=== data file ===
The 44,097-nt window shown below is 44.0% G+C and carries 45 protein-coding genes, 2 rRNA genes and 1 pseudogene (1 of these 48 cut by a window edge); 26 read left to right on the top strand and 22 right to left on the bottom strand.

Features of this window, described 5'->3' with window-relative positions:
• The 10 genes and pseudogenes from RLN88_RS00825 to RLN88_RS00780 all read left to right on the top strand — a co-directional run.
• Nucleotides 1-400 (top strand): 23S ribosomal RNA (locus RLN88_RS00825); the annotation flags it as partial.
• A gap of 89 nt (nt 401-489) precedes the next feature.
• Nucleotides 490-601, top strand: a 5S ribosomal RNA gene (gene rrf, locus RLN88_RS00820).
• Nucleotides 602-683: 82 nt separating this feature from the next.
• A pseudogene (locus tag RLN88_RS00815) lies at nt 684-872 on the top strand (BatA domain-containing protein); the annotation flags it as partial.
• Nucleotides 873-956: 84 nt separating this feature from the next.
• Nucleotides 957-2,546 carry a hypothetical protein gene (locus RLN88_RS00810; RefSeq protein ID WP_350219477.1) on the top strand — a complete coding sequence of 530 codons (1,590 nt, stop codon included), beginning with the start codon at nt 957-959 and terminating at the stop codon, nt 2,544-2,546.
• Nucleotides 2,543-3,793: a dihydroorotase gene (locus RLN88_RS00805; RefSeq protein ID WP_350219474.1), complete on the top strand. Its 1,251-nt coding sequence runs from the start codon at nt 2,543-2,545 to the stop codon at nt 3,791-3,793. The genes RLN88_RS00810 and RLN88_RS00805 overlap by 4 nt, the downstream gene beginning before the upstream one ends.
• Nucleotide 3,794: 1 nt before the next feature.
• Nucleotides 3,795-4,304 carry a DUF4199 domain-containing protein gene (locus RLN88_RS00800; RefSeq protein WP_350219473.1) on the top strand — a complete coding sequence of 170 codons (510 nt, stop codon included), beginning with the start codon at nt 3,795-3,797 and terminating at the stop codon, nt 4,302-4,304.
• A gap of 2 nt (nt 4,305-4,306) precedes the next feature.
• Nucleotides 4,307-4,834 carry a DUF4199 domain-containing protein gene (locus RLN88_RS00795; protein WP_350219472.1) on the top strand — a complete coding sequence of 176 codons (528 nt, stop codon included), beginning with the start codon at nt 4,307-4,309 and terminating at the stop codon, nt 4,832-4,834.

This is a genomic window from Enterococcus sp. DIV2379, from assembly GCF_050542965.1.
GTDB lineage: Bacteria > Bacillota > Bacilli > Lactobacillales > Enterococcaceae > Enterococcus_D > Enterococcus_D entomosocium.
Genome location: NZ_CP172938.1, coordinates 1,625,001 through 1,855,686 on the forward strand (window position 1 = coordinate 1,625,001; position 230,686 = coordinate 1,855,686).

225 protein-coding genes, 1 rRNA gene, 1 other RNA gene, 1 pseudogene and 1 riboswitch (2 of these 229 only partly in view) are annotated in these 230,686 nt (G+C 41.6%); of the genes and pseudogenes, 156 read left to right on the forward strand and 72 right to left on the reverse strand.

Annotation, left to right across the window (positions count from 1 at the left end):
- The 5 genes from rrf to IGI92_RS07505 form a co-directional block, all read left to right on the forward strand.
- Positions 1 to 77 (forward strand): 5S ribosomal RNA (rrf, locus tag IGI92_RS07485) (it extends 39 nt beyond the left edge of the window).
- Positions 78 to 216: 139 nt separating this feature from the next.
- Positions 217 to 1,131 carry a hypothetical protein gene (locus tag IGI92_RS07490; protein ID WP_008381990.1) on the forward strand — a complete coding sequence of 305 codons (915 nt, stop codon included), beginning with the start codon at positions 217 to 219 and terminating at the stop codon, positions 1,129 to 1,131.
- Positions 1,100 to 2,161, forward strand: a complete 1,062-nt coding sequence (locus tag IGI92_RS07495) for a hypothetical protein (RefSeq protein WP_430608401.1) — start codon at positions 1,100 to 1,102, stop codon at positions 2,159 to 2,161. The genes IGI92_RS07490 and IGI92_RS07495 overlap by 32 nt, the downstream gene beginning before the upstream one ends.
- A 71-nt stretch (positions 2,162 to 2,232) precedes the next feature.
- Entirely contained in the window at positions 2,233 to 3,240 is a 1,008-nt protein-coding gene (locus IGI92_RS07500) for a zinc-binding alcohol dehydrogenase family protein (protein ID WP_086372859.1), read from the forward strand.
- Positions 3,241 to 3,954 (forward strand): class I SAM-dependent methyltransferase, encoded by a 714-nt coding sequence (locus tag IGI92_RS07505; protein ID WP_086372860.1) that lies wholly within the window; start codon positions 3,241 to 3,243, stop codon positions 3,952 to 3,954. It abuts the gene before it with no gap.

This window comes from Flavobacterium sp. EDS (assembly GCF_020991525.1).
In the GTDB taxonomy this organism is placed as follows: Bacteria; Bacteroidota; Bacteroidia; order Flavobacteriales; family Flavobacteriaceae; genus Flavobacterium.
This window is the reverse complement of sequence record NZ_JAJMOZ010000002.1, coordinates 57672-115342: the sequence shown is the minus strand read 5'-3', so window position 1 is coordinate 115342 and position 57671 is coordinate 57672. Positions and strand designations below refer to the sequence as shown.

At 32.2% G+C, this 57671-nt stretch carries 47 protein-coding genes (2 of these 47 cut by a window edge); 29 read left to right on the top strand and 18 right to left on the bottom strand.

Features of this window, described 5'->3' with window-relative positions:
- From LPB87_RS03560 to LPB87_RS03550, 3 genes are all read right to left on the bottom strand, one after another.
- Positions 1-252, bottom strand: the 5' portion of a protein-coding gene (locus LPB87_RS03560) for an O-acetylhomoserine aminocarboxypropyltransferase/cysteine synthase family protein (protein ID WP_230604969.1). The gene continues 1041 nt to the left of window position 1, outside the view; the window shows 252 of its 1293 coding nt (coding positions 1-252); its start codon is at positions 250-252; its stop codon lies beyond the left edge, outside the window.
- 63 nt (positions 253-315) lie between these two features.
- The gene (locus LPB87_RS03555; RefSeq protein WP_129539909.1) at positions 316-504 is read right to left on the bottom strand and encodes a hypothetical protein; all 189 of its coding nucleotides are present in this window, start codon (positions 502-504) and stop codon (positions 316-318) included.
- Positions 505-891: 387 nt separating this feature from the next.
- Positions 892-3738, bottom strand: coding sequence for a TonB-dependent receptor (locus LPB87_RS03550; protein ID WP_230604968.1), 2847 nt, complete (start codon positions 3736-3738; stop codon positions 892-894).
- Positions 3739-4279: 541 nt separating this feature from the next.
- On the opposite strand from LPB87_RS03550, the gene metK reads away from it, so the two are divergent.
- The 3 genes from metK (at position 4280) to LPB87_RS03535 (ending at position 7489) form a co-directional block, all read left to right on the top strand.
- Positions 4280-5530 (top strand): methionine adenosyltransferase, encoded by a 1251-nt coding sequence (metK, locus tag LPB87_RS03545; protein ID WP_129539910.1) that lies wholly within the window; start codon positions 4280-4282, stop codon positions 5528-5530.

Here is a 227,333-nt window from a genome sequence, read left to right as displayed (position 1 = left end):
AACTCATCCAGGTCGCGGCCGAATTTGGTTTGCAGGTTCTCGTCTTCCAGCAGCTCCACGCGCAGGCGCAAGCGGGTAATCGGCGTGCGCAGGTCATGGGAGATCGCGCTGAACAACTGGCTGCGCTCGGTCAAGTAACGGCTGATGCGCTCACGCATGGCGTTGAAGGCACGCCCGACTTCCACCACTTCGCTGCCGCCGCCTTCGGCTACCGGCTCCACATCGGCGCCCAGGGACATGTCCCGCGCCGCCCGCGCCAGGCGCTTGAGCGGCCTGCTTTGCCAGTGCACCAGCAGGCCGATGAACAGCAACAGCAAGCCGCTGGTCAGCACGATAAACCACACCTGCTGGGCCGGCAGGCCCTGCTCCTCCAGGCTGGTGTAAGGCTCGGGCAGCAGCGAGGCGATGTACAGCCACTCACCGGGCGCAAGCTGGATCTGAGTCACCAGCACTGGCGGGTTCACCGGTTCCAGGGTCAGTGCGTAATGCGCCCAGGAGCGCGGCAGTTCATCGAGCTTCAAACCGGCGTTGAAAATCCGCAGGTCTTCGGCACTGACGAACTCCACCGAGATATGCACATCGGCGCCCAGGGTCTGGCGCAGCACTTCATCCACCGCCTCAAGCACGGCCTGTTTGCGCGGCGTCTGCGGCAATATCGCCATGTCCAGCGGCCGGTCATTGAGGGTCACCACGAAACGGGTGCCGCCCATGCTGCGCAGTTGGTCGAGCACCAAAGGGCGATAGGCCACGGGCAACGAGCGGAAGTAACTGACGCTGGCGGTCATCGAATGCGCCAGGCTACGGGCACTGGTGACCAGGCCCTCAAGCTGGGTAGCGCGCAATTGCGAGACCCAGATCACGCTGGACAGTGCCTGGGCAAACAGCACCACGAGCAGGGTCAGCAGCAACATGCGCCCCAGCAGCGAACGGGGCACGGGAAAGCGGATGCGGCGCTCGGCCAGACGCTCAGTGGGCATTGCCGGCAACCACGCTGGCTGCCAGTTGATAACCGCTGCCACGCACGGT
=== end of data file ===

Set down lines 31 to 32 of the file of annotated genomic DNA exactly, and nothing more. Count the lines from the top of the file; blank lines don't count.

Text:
This window is the reverse complement of sequence record NZ_JAJMOZ010000002.1, coordinates 57672-115342: the sequence shown is the minus strand read 5'-3', so window position 1 is coordinate 115342 and position 57671 is coordinate 57672. Positions and strand designations below refer to the sequence as shown.

At 32.2% G+C, this 57671-nt stretch carries 47 protein-coding genes (2 of these 47 cut by a window edge); 29 read left to right on the top strand and 18 right to left on the bottom strand.